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February 2017
Okay landlords – it’s time to listen up!
 
Can you hear it? That’s the sound of the Oregon Legislature, opening up for its full session and things are getting pretty loud as the Speaker of the House, Tina Kotek proposes the most far-reaching changes to Landlord Tenant law in the state’s history.
 
Being a rental property provider, this is going to affect what you do, how you do it, and may even challenge your desire or willingness to keep on doing it. Whether you’re a seasoned investor, a new landlord (intentional or not); if you’re a large company or have a single rental; and whether you are liberal or conservative, Democrat, Independent
or Republican – the negative financial consequences of this legislative agenda are real. So pick up your bullhorn and join the din – it’s time to reach out and let your mayor, commissioner, and government officials know how you feel. This means you!
 
I know this process can be discouraging. To quote a young, new-age troubadour, singer Taylor Swift - “It’s hard to fight when the fight ain’t fair.”
 
But here’s the drift: The need for rent control and the elimination of nocause terminations are no longer just the sound bites of radical tenant groups who proclaim these are the solution to a self-described housing crises. They are the  ossible (and perhaps probable) outcome of this year’s political changes. From small town mayors to the Governor’s office, rental property owner’s rights and bank accounts are being targeted.
 
In Portland, newly elected Mayor Ted Wheeler has picked up the drum, seeking to enact mandatory inspections and oversight of applications and rental contracts, paid for by a surcharge assessed on all property owners. Welcome to the new normal.
 
For many years, the state legislature has worked on new laws through the Landlord Tenant Coalition, to help formulate and draft new housing regulations that were equitable and fair. RHAO has always been at the table, happy to participate, even though we felt like we gave up a lot of ground at times. Last year, during the “Short Session”, legislators decided to forego any efforts of the LTC. In an unprecedented move they sent onerous housing measures straight to committee and then they worked to get them passed, (like requiring landlords to pay for replacement housing when terminating tenants, and to enact inclusionary zoning - which is the first step towards rent control). Inclusionary zoning became law. Thankfully, other components were not passed. Maybe the real fallout was that the coalition (as dysfunctional as it may have been at times) has now been abandoned in the process.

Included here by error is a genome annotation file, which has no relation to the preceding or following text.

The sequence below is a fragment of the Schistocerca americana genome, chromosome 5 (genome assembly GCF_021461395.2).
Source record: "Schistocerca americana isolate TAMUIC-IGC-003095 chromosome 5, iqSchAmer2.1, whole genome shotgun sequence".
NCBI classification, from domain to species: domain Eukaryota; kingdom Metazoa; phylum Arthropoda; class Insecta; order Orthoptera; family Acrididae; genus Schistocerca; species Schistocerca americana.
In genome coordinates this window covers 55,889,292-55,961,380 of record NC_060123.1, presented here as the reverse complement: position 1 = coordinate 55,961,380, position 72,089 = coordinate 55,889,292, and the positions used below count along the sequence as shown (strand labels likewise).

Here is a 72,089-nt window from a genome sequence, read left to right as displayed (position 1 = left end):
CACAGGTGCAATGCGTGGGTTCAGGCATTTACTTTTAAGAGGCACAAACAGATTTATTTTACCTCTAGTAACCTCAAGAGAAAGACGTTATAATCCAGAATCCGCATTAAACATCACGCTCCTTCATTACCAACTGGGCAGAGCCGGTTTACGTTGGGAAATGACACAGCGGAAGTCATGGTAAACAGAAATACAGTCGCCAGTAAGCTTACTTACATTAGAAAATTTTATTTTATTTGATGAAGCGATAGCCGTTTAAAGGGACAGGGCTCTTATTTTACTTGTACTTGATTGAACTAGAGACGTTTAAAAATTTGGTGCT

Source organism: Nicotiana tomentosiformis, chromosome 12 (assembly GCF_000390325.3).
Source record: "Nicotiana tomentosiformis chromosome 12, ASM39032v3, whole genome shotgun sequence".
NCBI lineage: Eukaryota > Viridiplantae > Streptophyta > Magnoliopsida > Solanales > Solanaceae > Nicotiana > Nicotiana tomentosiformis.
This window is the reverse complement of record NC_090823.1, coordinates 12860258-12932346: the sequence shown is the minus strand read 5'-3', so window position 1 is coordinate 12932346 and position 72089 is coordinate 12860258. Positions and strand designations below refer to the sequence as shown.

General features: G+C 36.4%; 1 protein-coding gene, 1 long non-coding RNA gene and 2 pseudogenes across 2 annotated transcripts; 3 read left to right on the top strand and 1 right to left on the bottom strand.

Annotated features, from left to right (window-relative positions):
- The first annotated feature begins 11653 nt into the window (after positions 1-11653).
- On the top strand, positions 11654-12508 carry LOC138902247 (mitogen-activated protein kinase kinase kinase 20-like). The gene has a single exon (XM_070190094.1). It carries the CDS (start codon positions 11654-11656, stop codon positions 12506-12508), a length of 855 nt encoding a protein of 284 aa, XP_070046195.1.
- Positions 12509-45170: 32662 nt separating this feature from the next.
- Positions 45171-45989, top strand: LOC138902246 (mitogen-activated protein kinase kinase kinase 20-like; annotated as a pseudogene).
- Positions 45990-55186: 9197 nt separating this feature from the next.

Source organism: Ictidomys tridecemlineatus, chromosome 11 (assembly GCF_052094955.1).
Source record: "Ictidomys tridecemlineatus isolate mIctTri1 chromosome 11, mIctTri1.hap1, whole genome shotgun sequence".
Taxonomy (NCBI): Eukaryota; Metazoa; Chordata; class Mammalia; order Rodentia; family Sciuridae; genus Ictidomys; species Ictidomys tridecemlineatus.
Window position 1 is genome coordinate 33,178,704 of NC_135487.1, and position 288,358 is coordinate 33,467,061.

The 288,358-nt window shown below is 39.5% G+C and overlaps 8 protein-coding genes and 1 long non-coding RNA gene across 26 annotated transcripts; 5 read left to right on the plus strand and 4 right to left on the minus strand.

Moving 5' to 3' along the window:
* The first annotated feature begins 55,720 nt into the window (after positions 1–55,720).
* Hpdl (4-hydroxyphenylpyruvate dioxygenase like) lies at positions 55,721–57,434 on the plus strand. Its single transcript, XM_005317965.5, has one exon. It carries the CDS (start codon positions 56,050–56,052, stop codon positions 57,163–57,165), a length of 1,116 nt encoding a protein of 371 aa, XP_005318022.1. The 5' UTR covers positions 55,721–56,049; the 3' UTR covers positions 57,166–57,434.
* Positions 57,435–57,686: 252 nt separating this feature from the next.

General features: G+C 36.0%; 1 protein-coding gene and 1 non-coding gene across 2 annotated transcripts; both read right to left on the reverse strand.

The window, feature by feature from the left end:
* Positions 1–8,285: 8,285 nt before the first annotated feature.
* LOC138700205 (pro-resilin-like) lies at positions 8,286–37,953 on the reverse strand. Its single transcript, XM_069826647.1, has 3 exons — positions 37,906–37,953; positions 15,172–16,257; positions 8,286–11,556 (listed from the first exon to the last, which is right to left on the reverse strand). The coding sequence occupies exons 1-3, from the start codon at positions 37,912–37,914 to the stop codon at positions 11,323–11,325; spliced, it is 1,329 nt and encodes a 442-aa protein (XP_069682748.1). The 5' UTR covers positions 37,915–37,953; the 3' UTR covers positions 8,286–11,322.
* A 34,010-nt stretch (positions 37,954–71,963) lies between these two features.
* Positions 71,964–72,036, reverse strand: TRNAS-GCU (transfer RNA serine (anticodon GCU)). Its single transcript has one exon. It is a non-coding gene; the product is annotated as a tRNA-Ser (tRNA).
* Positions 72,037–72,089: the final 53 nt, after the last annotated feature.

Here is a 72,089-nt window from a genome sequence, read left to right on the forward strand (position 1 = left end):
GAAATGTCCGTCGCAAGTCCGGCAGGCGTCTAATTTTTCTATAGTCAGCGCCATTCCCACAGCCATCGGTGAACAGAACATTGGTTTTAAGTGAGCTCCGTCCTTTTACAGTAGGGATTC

This year, that same political body has decided to up the stakes and go for it all - with no input from either party. Is this a fair process? Not when one side’s agenda is the only one being heard!
 
Generally, when the news reports that a city or state is one of the fastest appreciating real estate markets in the country, it has been seen as good news. But when the discussion turns to rising rents, suddenly those fortunate enough to own real estate are made to be responsible to cure the social and economic problems they had no part in creating. So what if the landlord has to pay taxes, insurance and mortgages; be responsible for improvements and repairs; pay ever increasing water bills and deal with screening guidelines that seem to say that anyone who shows up deserves to be given the keys. So what if they have to pay for the cleanup of the vacating tenants, and fight the Section 8 housing authorities for reimbursements from tenants who have no other resources to pay for the damages they created, but were entitled to live there. And so what if the owner’s wages haven’t increased in the last 10 years either, to keep up with the rising costs of ownership. And so what if these are the same folks who had to pay hundreds of dollars monthly out of pocket just to keep the property from foreclosure during the last 10 years, throughout the biggest real estate crisis in the nation’s history.
 
Today, somehow those people who have worked, scraped and saved to own a piece of the once called “American Dream” have now become the responsible party - obligated to fix the problems brought on by long range planning missteps that have created a lack of good rental supply. Rental property owners are being unwittingly “drafted” into a war on poverty, and they are expected to pay for it out of their personal income, and made to feel as though it’s expected of them to do so by their elected officials!
 
If it sounds like I am being an alarmist, let me claim to be acting only as the town crier sounding the bells for protection. It is hard to win a fight that’s not fair – but one thing is for sure, it’s worth fighting for and making some noise.